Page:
London is a vast city with a population of more than 7.5 million. It is a myriad of quite streets and bustling avenues. There are parks where silence reigns and noisy squares. It is a romantic city and cultural haven. It is, also, a Royal City where the current monarch, Queen Elizabeth I, resides and reigns. London is old, it is young and, like all great cities, it is continually evolving, changing its face while remaining the same where it matters.
London is a city with a past, present and future that constantly fight each other to capture the hearts and minds of its visitors. There is no London singular.
This is a multi-cultural, multi-faceted ever-changing city. London is a place where people and things combine to provide the casual visitor and serious tourist with whatever they came to the city to find. Whether it is sports, art, architecture, music, food or royal gossip, you are sure to find it here. In fact, London thrives in this mixture of diverse but related elements.
This combination of sights, sounds and nascent potential can make it difficult to decide what to do and see. The possibilities are overwhelming. London’s whispered promises are attractive and very overpowering, yet irresistible. Although you may read all you want, research the city totally, first time around, you may be better off to take one of the many tours. These can be grounding.
A good general tour can provide you with an idea of how vast the task may be and give you some suggestions on where you can focus.
London tours can show you the different eras – Medieval, Elizabethan, Edwardian, Georgian, Victorian and modern. With a tour, you can explore the worlds of Shakespeare and other cultural icons associated with the city. You can catch a play, get lost in an art gallery or explore the past in a museum.
For those for whom culture is synonymous with shopping, London has more than its share of possibilities. There are campy shops and quaint shoppes. The city has expensive and exclusive retailers as well as Marks and Spencer. This is not to forget Harrods.
On a general tour, you can dabble in all of these or focus on one aspect.
A tour will also help you become familiar with the location of the major sights. It allows questions. It can also, depending upon the tour, help you discover how the city runs. It may introduce you the transportation system and help you sort out the question of money.
Tours are also capable of showing you how to save on the costs of visiting the various attractions. There are passes, coupons and many different ways to accomplish this. Talk to a travel agent or a tour guide and contact the tourist kiosks. Do your research in advance.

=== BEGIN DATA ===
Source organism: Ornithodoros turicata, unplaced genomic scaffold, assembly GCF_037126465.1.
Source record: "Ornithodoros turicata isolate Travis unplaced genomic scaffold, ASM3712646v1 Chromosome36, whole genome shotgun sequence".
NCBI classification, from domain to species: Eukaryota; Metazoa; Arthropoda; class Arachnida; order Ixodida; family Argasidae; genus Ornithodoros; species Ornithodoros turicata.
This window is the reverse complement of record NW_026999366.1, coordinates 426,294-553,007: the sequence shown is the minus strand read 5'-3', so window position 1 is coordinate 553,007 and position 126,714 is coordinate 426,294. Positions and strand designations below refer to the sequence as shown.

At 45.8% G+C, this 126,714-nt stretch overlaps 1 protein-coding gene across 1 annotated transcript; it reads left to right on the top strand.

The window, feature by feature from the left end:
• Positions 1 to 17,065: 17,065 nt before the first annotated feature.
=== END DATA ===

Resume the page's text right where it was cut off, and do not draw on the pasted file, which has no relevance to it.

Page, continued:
Must visit places
Contrary to popular belief, Big Ben is not the name of the clock. It is the nickname of the 14-ton bell residing in the 320’, 4-faced clock tower rising grandly above the House of Parliament. Its name comes from the Chief Commission of Works responsible for the existence of the bell – Sir Benjamin Hall.
He saw to its creation and hanging in the clock tower in 1858. Here, it joined 4 smaller bells. These ring out the quarter hours. Big Ben booms in the hour.
Since its casting at Whitechapel, Big Ben has come to symbolize Britain. Its deep sounding notes reverberate around the world every day. During WWII, it withstood the Nazis. After a visit here, you can take the time to look at another national symbol– the Parliament Buildings.
The Parliament Buildings
The Houses of Parliament officially occupy the Palace of Westminster. The structure dates from 1099, but only Westminster Hall reflects these origins. The much admired hammer-beam roof of solid oak adds to the dramatic nature of the interior. This Norman Hall is the largest of its kind remaining in Europe.
The Hall is but 1 of 1,100 rooms hidden away in the essentially Neo-Gothic building. The architect was Sir Charles Barry (1795-1860). He was also responsible in London for the HM Treasury Building in Whitehall, Bridgewater House and the Royal College of Surgeons. These reflect his preferred style – Italianate.
At the House of Parliament be sure to view the Lord’s Chamber as well as the Common’s Chamber. You might also want to see the 323’ tall Victoria Tower and St. Stephen’s Hall. The latter features vaulted ceilings and faded murals to reflect this new- Gothic style.
British Airway London Eye
The newest and most prominent of the city’s landmarks is the former Millennium Wheel. Known as the London Eye or the Great Wheel, this structure is the largest observation wheel that was ever constructed. It is 443’ tall and weighs more than 2,000 tons. It consists of 32 pods capable of holding up to 25 individuals. The designers were David Marks and Julia Barfield.
The purpose of the Eye is to provide visitors with a 25 to 30 minute round trip. During the ride, there are a number of sights available for viewing. The view includes glimpses of the Houses of Parliament and Buckingham Palace from a unique angle. On a good day, when the London smog is cleared away and it is not raining, you can see as far as Windsor.
The London eye is close to 2 other popular attractions: the London Aquarium and Dali Universe.
The British Museum dates back to a collection started in 1753. This massive attraction housed in built in the early 18th century to a neo-Classical design by Robert Smirke, consists of 94 galleries. It is not a day trip for a serious museum-goer. At best, you can only obtain a brief overview of the treasures within.
A brief trip should take you through the worlds of past and present. Do not miss the Rosetta Stone or the controversial Elgin Marbles. There is also the 4th c Roman silver table ware – the Mildenhall Treasure as well as the 7th c ship burial – Sutton Hoo Treasure. Make time to see the Lindow Man removed from a Cheshire peat bog. Do not leave without stopping to admire the beautifully proportioned domed Round Reading Room.